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ICLR launches backwater valve installation website for homeowners and professionals


April 5, 2017   by Canadian Underwriter


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The Institute for Catastrophic Loss Reduction (ICLR) has launched a backwater valve installation website to provide basic information about sewage backflow prevention devices to assist homeowners in better understanding what they are and how they work, and aid plumbing professionals on the protocols that should be followed to ensure that such devices are installed properly.

The website http://www.backwatervalveinstallation.com was launched on Wednesday.

The website provides information on such topics as:

  • Getting the right information before starting a backwater valve installation;
  • Selecting a plumber or contractor;
  • Conducting plumbing investigations and closed circuit television (CCTV) inspections of sewer laterals, including important things to ask plumbers when they are conducting inspections;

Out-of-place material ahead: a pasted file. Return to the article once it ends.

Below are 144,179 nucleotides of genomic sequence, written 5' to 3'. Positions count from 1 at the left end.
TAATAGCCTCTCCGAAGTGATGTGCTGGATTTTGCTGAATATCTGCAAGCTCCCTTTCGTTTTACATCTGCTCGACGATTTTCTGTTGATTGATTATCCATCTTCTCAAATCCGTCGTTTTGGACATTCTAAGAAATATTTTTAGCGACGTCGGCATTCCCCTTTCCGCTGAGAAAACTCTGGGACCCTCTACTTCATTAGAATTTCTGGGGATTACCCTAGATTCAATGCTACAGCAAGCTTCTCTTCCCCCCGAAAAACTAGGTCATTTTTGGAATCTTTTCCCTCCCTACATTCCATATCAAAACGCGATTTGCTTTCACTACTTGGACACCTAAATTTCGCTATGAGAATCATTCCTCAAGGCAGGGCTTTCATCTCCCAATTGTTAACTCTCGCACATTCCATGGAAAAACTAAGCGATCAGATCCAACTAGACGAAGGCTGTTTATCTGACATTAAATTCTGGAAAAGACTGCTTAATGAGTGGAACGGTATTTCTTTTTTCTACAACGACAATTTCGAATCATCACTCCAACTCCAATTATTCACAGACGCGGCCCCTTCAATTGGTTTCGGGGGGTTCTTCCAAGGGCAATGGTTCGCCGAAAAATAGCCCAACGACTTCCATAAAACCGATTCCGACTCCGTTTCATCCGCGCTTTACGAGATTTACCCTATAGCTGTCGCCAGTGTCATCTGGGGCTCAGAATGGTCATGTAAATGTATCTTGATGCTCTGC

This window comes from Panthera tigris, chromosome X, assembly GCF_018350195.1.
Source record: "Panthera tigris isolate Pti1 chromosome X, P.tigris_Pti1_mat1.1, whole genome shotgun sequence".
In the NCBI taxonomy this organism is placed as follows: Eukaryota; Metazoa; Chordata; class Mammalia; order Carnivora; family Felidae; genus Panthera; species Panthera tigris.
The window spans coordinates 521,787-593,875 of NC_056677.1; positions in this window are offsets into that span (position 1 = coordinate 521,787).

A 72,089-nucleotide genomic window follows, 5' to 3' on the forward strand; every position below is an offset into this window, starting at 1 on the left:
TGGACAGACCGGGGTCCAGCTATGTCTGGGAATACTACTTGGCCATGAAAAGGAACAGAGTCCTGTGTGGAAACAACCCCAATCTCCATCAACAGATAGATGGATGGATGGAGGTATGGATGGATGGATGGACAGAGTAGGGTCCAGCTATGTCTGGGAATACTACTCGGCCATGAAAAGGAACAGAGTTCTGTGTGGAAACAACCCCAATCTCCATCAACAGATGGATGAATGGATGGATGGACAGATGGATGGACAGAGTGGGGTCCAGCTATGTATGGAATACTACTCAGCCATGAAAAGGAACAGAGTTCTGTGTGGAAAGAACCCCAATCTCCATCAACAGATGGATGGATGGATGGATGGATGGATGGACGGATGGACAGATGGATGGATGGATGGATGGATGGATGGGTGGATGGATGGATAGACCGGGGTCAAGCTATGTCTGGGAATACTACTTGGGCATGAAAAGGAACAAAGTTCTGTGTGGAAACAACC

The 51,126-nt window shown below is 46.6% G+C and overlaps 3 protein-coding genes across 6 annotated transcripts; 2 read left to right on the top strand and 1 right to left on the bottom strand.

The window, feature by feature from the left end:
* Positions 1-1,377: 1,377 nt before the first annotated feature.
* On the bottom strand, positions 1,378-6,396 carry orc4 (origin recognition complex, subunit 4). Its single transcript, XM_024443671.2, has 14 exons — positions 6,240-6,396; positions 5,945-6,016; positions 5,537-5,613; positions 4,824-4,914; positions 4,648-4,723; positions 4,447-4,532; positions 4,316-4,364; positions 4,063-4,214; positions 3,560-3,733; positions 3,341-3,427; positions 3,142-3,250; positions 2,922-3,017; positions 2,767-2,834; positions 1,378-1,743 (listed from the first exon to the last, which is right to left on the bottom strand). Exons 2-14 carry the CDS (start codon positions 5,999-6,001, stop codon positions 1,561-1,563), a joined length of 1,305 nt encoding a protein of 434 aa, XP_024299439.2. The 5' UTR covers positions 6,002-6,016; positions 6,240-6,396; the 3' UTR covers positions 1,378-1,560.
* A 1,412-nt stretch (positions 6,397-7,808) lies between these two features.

• What to consider if a sewer lateral is in poor condition or found to be the cause of sewer backup;
  • Ensuring that all connections to the sanitary lateral are identified;
  • Choosing a backwater valve;
  • How to install a backwater valve and checking to ensure that it is installed properly; and
  • Maintenance tips for backwater valves.

As for the protocol, it provides a review of the necessary steps involved in the installation of a backwater valve and is relevant to all homes serviced by underground, public sewer systems, typically located in urban areas.

According to Dan Sandink, director of research for ICLR and architect of the backwater valve protocol website, “backwater valves are an important component of many basement flood mitigation programs. They aren’t the only consideration, but they are key. However, it is of primary importance that backwater valves be properly installed and the devices be subject to regular inspection and maintenance long after to ensure that they do what they are meant to do – keep unwanted wastewater out of basements.”

Sandink even said that there have been municipal inspectors sharing stories of finding backwater valves installed backwards. “I have seen first hand backwater valves that have been installed without the required slope, meaning that they are at greater risk of failure over their service life,” he said, adding that ICLR has also been told of “improperly maintained backwater valves that have been found clogged with debris, blocked up with globs of cooking fat or that have their gates stuck in the open position. There are a host of problems out there regarding backwater valves and we are trying to address many of them through this new protocol website.”